King Bhumibol’s legacy and the future of Thailand
18 Oct 2016|

Image courtesy of Flickr user BernieCB.

The death of King Bhumibol Adulyadej, who would have been 89 in December, leaves Thailand bereft of a leader who steered the nation by demonstrating great care and attention to its people. For most of his seventy-year long reign King Bhumibol was a working monarch, most often pictured inspecting projects in the field, noting down needs and suggesting practical solutions.

King Bhumibol successfully blended traditional and modern elements of monarchy, which helped him to establish a remarkable aura and unquestioned popularity. In an era of modern monarchs casting off ancient traditions in favour of the popular touch, King Bhumibol revived and recast arcane traditions of spiritual leadership and skillfully erected an imposing bureaucratic edifice around him, ensuring a connection with every Thai citizen.

The question now, with the succession still in progress, is whether the institution he built will continue to enjoy the same prestige and play the same central guiding role in Thai society. The political upheaval of the past decade has left Thailand socially as well as politically polarised; there’s a desperate need for stable unifying leadership to address demands for reform and reconciliation.

Although very few living Thais can recall the period before King Bhumibol, the throne he inherited from his brother King Mahidol in 1946, had been much weakened by political upheaval in the 1930s, the Pacific War and the threat of communism that precipitated military rule.

That King Bhumibol was able to restore more benign civilian rule and set the country on the path to sustainable development was the foundation of his strength and popularity. One of King Bhumibol’s key roles was to ensure that querulous, power hungry politicians, officials and generals were kept in check. The king was seen as the arbiter of fractious infighting and the best judge of the moral character of the highest officials.

While King Bhumibol was conscious of the need in a modern context to reinforce his legitimacy through good works, the society he presided over exploited the traditional symbolism of his leadership, especially at the elite level because it served their own selfish ends of power. Over the years, there were clearly many who cloaked abuses of power and justified repressive measures—such as strict lese majeste laws—using the aura and prestige of the throne.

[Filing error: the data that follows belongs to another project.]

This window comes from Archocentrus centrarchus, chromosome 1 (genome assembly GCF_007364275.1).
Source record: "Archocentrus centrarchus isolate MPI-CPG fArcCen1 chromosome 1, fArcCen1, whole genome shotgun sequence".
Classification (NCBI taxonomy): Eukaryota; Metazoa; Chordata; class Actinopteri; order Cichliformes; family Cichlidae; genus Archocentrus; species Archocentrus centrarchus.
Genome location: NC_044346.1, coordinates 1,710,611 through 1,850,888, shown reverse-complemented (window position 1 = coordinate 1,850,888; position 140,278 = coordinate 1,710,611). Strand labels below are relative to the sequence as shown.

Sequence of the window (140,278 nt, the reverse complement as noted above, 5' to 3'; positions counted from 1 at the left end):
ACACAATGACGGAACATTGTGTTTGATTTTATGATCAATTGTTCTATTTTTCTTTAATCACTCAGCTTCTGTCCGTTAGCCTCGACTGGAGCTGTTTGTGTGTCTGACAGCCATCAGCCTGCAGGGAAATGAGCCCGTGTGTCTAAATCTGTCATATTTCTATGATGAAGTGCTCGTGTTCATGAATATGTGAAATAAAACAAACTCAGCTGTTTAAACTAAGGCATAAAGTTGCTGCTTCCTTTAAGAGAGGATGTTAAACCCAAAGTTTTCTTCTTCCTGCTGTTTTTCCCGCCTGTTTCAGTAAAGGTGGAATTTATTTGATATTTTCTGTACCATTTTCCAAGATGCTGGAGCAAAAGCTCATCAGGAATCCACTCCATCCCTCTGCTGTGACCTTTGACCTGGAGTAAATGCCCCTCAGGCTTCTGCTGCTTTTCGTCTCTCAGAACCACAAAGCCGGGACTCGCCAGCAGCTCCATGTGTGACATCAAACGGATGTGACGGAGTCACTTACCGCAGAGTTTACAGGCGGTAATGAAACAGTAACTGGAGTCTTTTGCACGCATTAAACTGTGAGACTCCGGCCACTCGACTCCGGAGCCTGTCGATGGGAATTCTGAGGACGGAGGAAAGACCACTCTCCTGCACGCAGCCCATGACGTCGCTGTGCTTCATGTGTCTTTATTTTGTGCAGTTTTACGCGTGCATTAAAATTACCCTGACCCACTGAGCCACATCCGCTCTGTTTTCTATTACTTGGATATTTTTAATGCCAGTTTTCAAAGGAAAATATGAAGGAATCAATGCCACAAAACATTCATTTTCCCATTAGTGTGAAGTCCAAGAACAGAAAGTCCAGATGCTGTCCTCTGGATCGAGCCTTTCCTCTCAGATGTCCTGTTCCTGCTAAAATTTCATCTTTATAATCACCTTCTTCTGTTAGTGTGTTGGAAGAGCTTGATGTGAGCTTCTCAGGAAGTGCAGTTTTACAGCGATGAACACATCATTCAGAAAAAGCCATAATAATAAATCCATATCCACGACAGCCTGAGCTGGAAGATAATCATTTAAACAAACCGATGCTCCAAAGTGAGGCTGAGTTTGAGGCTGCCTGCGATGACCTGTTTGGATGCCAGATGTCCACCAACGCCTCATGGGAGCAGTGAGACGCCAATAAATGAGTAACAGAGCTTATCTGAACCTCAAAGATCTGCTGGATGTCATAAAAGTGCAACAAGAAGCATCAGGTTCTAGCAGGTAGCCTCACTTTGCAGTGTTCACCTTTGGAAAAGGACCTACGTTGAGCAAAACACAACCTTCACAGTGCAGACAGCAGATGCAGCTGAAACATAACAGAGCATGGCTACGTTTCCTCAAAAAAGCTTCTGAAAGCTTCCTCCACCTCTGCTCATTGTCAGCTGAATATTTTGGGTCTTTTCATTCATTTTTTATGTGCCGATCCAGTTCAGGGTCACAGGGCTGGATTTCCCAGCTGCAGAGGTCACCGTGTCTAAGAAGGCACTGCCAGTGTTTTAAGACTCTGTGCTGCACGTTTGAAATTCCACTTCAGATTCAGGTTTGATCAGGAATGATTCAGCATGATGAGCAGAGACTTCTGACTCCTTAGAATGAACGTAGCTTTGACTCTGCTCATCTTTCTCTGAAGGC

As he grew older, King Bhumibol was seen less frequently, appearing usually once a year to give an audience to senior officials where he exhorted people to abide by the rule of law and respect democracy. Thai politicians are bad at reconciling their own issues because they’re used to relying on their King as an intermediary, even if his preference was for weak coalition governments populated by cautious conservatives. And although he’s credited with taming the military after soldiers fired on student protestors in 1992, there were other instances before then and afterwards, when he endorsed military action against his people and supported military coups.

Over the last few years, with the King withdrawn from public life and confined to hospital, speculation intensified about the succession. Crown Prince Maha Vajiralongkorn, who’s 64, was confirmed as heir to the throne in 1972, so according to the succession law, his claim to the throne is legal and legitimate. But the Crown Prince reportedly asked for a delay before he’s proclaimed so he can mourn with the rest of the country.

Meanwhile, Thais are feeling uncertain about the future without a much loved king whose immense moral charisma meant that people relied on him for resolving all their problems. There are those in the highly polarised political context who hope to see the monarchy weakened, in particular because of the way it has been seen as supportive of the military’s intervention in politics.

The political upheaval of the past decade has thrown up new political forces in the north and northeast of the country that feel less bound to the centralising, unifying ideology of the throne. Then there’s a vigorous insurgency in the deep south of the country where the Malay Muslim community seeks separation from the Kingdom.

King Bhumibol’s departure therefore leaves Thailand without a strong source of unifying leadership at a critical juncture for the country. Neither the military, wielding power through a council of generals and a rubber stamp legislature stacked with military officers, nor the fractured political elite, can provide popular or legitimate leadership.

The only leader with demonstrable popularity and charisma is former Prime Minister Thaksin Shinawatra, who has lived in exile for the past decade. Depending on which side of the divide they sit, many Thais either fervently hope or fear that the succession offers an opportunity for Thaksin to return, pardoned of the crimes he was convicted of and which he claims were trumped up. But with the military still in power, that seems unlikely for now.

No one expects the new monarch to be immediately in a position to manage those fissures. Perhaps that’s a good thing. In fact, there are those in conservative circles who wish to see the monarchy retreat from so central a role in Thai society. As one senior Thai politician and statesman put it: ‘King Bhumibol’s legacy should be that Thai people can now govern themselves in a truly democratic manner.’